Psychiatrist Questions Drug Center's Methods
October 12, 1990
The effectiveness of treating drug or alcohol addicts with saunas and vitamins is questioned by a Tulsa psychiatrist who evaluated Narconon Chilocco New Life Center north of Newkirk.
"No scientifically well-controlled, independent, long-term, outcome studies were found that directly and clearly established the effectiveness of the entire Narconon program in the treatment of chemical dependency," Dr. John Chelf wrote in his report.
The report also reveals that before they enter the program, people who pay from $10,000 to $15,000 for treatment at the Narconon Chilocco New Life Center are required to sign a contract agreeing not to sue Narconon for any damages.
It also shows that some Narconon officials give vague answers when asked about the program's effectiveness.
Chelf said Dr. G. Megan Shields, a California doctor who has written or co-authored several articles on sauna sweat-out, told him, "There is no conclusive evidence. What is conclusive changes from day to day. "
Chelf said when he asked Narconon Chilocco president Gary Smith about controlled studies or research on the treatment program, Smith replied, "There isn't enough research out. "
On why patients were required to fill out agreements releasing Narconon Chilocco from liability and indemnity, Chelf said Smith told him, "We are not obviously doctors. It is a structured legal rudiment to prevent malpractice. We are not saying it's a cure for anything. " Chelf, who visited the facility in April, expressed concerns about the safety of patients who might suffer from drug withdrawal but are not given medical treatment because their symptoms could be misinterpreted as the result of being in a sauna for several hours.
He said Smith told him using the saunas was a safe practice.
"I have personal knowledge of 10,000 people going through the sauna," he said Smith told him. "No one's died or been harmed. "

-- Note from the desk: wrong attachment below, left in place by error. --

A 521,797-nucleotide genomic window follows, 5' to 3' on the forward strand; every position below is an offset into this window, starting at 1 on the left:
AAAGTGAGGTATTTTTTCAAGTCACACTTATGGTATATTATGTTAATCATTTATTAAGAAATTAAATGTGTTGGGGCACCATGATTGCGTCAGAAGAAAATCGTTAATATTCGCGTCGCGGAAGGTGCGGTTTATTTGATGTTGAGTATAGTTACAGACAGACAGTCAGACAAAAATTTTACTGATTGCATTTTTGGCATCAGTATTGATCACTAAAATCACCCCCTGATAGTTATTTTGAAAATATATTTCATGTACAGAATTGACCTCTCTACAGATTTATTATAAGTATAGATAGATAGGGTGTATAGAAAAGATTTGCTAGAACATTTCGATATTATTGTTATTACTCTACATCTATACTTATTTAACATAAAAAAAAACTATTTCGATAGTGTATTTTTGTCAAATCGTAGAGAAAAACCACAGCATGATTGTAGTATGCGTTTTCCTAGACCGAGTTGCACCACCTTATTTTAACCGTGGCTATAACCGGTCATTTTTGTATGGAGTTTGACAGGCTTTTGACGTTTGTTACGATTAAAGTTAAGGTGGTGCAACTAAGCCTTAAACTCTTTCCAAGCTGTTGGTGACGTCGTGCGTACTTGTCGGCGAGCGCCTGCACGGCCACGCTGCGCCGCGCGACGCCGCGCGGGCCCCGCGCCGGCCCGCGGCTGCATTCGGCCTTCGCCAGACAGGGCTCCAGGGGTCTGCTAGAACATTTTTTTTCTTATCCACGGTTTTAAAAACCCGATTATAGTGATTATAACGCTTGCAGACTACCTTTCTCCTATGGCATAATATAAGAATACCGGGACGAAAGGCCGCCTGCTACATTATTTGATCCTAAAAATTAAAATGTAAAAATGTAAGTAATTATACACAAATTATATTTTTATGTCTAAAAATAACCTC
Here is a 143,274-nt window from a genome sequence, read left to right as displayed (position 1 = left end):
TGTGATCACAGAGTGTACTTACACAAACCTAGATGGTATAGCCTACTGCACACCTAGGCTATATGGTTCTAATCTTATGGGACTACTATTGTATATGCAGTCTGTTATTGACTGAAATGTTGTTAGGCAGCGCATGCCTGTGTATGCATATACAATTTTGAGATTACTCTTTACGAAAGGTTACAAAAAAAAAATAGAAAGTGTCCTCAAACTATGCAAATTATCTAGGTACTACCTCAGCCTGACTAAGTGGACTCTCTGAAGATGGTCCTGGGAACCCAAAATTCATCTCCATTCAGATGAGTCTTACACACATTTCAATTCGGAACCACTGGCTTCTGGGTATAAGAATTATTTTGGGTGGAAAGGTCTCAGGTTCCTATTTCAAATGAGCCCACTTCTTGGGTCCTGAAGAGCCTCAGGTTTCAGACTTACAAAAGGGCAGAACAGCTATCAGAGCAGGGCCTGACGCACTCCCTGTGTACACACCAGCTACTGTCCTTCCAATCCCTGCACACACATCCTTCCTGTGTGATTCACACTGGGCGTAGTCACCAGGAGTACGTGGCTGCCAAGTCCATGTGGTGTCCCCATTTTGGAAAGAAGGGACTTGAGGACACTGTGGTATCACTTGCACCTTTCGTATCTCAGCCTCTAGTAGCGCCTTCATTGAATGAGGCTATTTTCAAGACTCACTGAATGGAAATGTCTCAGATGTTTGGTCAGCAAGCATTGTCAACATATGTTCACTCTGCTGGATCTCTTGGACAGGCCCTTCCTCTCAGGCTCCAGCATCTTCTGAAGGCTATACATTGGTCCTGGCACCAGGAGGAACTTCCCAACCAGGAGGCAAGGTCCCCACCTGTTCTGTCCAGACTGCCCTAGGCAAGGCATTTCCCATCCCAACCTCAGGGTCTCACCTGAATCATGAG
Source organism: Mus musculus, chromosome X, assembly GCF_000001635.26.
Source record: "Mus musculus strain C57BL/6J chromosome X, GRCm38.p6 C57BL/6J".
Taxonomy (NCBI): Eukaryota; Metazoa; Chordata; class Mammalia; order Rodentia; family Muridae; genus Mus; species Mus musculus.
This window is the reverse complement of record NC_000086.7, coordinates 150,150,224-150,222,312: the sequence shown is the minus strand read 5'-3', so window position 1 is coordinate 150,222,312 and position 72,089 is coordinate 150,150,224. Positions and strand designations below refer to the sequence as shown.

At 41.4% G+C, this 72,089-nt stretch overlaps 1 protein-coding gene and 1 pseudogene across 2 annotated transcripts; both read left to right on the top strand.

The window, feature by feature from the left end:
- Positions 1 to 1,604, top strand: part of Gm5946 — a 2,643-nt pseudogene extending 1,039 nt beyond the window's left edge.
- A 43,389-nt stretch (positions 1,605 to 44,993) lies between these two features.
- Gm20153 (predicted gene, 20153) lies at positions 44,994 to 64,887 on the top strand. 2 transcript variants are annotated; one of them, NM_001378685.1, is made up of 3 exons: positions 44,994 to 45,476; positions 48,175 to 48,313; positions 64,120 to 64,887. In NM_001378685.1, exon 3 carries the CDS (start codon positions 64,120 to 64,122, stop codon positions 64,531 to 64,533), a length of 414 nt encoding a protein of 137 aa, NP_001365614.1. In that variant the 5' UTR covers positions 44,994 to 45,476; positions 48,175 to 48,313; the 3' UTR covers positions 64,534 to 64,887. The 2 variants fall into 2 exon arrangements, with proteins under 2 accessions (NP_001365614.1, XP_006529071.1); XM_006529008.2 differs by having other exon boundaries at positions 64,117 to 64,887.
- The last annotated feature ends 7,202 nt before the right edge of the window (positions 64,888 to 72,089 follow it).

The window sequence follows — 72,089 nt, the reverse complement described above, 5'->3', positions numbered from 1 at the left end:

Chelf said he contacted several chemical dependency programs, and that officials at each said they were unaware of any program but Narconon that used vitamins and saunas to treat patients.
Chelf's report also includes several letters, which he describes as unsolicited, from people opposing the granting of a state license to Narconon Chilocco. Among the letters were those noting concerns that Narconon Chilocco is allegedly a recruiting camp for the Church of Scientology.
William Jarvis, president of the National Council Against Health Fraud Inc., of Loma Linda, Calif., criticized Narconon's use of sauna as treatment.
Quoting a U.S. Food and Drug Administration report, Jarvis wrote, "While sweating may reduce water and salt, it is not generally accepted as a method to reduce toxins. "
Chelf's report, obtained by The Oklahoman through the state's Open Records Act, will be presented to the Oklahoma Board of Mental Health and Substance Abuse Services in Oklahoma City.
The board, after almost a year of delays, is scheduled to act on Narconon's request to have its treatment program certified.
The board selected Chelf to evaluate Narconon after Narconon officials succeeded in blocking mental health department workers from acting on the application.
Narconon officials said mental health department workers were biased against their program because of Narconon's ties with the Church of Scientology.
Board members will use Chelf's report to help them determine whether the facility's program meets state standards and should be certified.
Chelf made a site visit, and then agreed to prepare a report only after the state agreed to provide him legal protection in the event representatives of Narconon Chilocco become upset with his findings and sued him.
Smith, Narconon Chilocco's president, said overall he was pleased with Chelf's report.
"It's actually not too bad," he said. "I thought it was going to be something that might be kind of bad but it wasn't, it was overall favorable. "
Smith said he expects about 250 to 300 supporters to attend Friday's meeting in Oklahoma City.
At the time of Chelf's visit, Narconon Chilocco was using a doctor from Arkansas City, Kan., as its medical director.
Smith said Thursday that Narconon Chilocco recently hired Dr. Ray Stowers of Medford as its new medical director. Stowers visits the facility once a week, and Narconon has "24-hour access to him," Smith said.
"With him on board now, there should be no question about safety and effectiveness," Smith said.